While drawing attention to some of the most beautiful beaches in the world, the International Year of Small Island Developing States — which kicked off yesterday at the United Nations — is also a chance to address increasing environmental degradation, and social and economic marginalization in those countries.
“This Year takes place at a time when the vast majority of islands are combating the ravages of climate change, and some, like the Maldives are literally sinking because of it,” the current UN General Assembly President, John Ashe, said during a ceremony that included singing, dancing and story-telling.
The Year — the first time the General Assembly designated an international year for a group of countries — is an opportunity for the international community “to share the many reasons why the global family of nations can and must act to support, protect, preserve and ensure the sustainable development of SIDS,” Mr. Ashe noted referring to the acronym for Small Island Developing States.
Yesterday’s launch at UN Headquarters in New York coincides with a preparatory meeting for the Third International Conference on SIDS, which will be held in Apia, Samoa in September.
The Conference will take place during the same month that the General Assembly will devote its annual high-level segment to deliberations on the sustainable development agenda beyond 2015, the deadline for the Millennium Development Goals (MDGs).
Under the theme of “sustainable development of small island States through genuine and durable partnerships,” the conference in Samoa will seek to ensure economic growth and social development while protecting the environment and increasing countries’ resilience. There are also side events planned on issues such as youth, national debt and environmental protection.
“The challenges that small island developing States are facing are challenges that all countries should be concerned about,” said the Secretary-General of the Conference and head of the UN Department of Economic and social Affairs, Wu Hongbo, who also participated in the launch. But because of their unique locations, small islands are particularly vulnerable, he added.
For example, the hurricane season has devastating impacts on lives and property, particularly in countries which see an increasing number of cycles and decreasing rainfall.
In Samoa, the 2012 Cyclone Evan caused about $400 million worth of damage, or roughly a quarter of the country’s gross domestic product (GDP).
“When you come to Samoa, we will show you the new communities of people who were shifted up from the coastal communities inland,” Prime Minister Tuilaepa Sailele Malielegaoi told journalists in a briefing alongside Maxine Pamela Ometa McClean, Minister for Foreign Affairs of Barbados.
“Our greatest fear this year is that we do not have a repetition before the Conference,” the Prime Minister said.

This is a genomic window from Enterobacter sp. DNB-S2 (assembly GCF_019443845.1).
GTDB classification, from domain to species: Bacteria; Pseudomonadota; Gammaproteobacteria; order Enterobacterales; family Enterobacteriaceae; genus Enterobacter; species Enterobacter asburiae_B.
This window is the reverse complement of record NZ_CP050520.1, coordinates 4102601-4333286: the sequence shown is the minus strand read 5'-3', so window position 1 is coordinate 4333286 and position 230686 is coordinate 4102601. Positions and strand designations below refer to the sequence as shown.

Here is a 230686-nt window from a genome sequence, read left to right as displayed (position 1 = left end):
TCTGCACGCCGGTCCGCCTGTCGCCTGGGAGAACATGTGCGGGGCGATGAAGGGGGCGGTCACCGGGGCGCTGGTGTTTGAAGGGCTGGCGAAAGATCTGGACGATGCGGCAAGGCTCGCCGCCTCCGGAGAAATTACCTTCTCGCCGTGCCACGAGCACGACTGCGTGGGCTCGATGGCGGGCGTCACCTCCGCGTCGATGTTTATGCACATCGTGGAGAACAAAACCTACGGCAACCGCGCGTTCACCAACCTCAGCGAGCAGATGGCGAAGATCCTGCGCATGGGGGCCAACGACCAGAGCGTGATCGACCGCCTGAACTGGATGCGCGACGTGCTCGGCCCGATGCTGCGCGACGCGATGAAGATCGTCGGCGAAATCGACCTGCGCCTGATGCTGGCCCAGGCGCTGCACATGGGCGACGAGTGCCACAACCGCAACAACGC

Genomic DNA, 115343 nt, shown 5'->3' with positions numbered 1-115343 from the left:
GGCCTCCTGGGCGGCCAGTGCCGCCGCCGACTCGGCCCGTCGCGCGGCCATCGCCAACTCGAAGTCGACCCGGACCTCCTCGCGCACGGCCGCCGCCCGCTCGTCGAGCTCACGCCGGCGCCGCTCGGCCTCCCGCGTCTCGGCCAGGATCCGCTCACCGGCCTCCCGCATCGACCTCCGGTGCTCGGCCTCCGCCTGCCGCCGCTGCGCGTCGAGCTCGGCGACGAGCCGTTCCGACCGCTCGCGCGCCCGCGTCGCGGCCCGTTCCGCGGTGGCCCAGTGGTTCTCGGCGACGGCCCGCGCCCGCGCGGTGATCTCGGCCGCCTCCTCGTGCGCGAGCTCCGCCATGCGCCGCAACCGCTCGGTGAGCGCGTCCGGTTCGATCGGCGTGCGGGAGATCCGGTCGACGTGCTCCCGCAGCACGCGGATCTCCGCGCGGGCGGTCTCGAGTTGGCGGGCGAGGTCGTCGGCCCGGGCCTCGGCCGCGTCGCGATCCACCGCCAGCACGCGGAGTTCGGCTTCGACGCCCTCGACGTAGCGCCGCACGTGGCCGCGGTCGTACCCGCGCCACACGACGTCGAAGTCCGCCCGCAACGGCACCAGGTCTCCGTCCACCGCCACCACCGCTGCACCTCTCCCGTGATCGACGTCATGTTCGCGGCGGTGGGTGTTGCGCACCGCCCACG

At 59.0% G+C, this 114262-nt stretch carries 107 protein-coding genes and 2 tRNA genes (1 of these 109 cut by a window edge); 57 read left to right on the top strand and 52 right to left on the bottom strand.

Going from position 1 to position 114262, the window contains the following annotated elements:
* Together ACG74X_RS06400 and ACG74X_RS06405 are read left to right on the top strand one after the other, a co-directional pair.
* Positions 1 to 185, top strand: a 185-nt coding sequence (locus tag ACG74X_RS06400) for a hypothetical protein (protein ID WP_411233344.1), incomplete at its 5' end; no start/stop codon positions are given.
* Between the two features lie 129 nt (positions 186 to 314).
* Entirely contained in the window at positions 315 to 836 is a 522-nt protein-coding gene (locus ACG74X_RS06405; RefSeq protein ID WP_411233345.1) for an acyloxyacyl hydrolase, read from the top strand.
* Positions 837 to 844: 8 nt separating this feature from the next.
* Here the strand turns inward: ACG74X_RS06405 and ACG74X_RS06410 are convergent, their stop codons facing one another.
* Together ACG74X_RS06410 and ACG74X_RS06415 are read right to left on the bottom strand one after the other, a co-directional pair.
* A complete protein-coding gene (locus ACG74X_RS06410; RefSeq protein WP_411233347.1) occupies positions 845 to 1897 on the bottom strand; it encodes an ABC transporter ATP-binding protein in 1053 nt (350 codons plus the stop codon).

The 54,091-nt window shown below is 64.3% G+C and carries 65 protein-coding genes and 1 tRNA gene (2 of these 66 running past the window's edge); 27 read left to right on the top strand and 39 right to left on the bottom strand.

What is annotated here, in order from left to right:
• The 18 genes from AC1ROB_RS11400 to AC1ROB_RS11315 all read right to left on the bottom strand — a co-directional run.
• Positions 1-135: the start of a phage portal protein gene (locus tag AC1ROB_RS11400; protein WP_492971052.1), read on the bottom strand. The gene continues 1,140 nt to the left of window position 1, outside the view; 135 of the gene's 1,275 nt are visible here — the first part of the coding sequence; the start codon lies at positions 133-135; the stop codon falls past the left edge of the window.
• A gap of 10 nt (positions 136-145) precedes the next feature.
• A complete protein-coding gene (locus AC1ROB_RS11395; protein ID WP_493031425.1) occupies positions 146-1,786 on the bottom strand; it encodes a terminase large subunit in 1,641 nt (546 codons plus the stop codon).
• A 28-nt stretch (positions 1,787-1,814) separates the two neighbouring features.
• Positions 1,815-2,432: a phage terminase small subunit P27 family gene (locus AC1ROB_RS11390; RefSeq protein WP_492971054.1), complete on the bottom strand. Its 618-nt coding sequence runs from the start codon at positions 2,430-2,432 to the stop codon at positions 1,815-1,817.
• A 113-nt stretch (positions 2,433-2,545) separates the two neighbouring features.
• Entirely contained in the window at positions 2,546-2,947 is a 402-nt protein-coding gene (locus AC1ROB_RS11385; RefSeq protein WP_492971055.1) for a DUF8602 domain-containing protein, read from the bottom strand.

“Climate change represents a grave threat to the survival and viability of a number of low-lying nations,” Secretary-General Ban Ki-moon said in his address at the launch of the International Year, adding that he has brought the call for global environmental stewardship to officials at the UN and in capitals around the world.
To galvanize support for addressing climate change by reducing greenhouse gas emissions and mobilizing political will, Mr. Ban will convene a Climate Summit on 23 September in New York. “I invite all leaders to attend the Summit and announce bold actions,” he said.
UN Member States agreed two years ago to support the 51 highly vulnerable small island developing States (SIDS) — a group that was politically recognized at the Rio Earth Summit in 1992, underscored at a major international conference in Barbados in 1994 and again at a follow-up meeting in Mauritius in 2005.
The group of States share similar sustainable development challenges, including small but growing populations, limited resources, remoteness, susceptibility to natural disasters, vulnerability to external shocks, excessive dependence on international trade, and fragile environments.
Its economies face challenges from high costs in communication, energy and transportation, as well as lacks of infrastructure and little to no opportunity to create economies of scale.
In an earlier in-depth interview with the UN News Centre, Gyan Chandra Acharya, who in his role as a UN Under-Secretary-General officially represents SIDS in the UN system, stressed the importance of conferences, such as the upcoming one in Samoa, in “sensitizing the international community to the challenges these countries face.”
“It is first and foremost the responsibility of the countries concerned to have strong leadership and good governance, as well as to mobilize domestic resources for these purposes. But in today’s interrelated and globalized world, they cannot do everything on their own,” Mr. Acharya said. “They have to look for international support because of their lack of capacity, lack of institutions, and of course, lack of resources.”
The preparatory meetings for the Conference will continue in New York through Wednesday.
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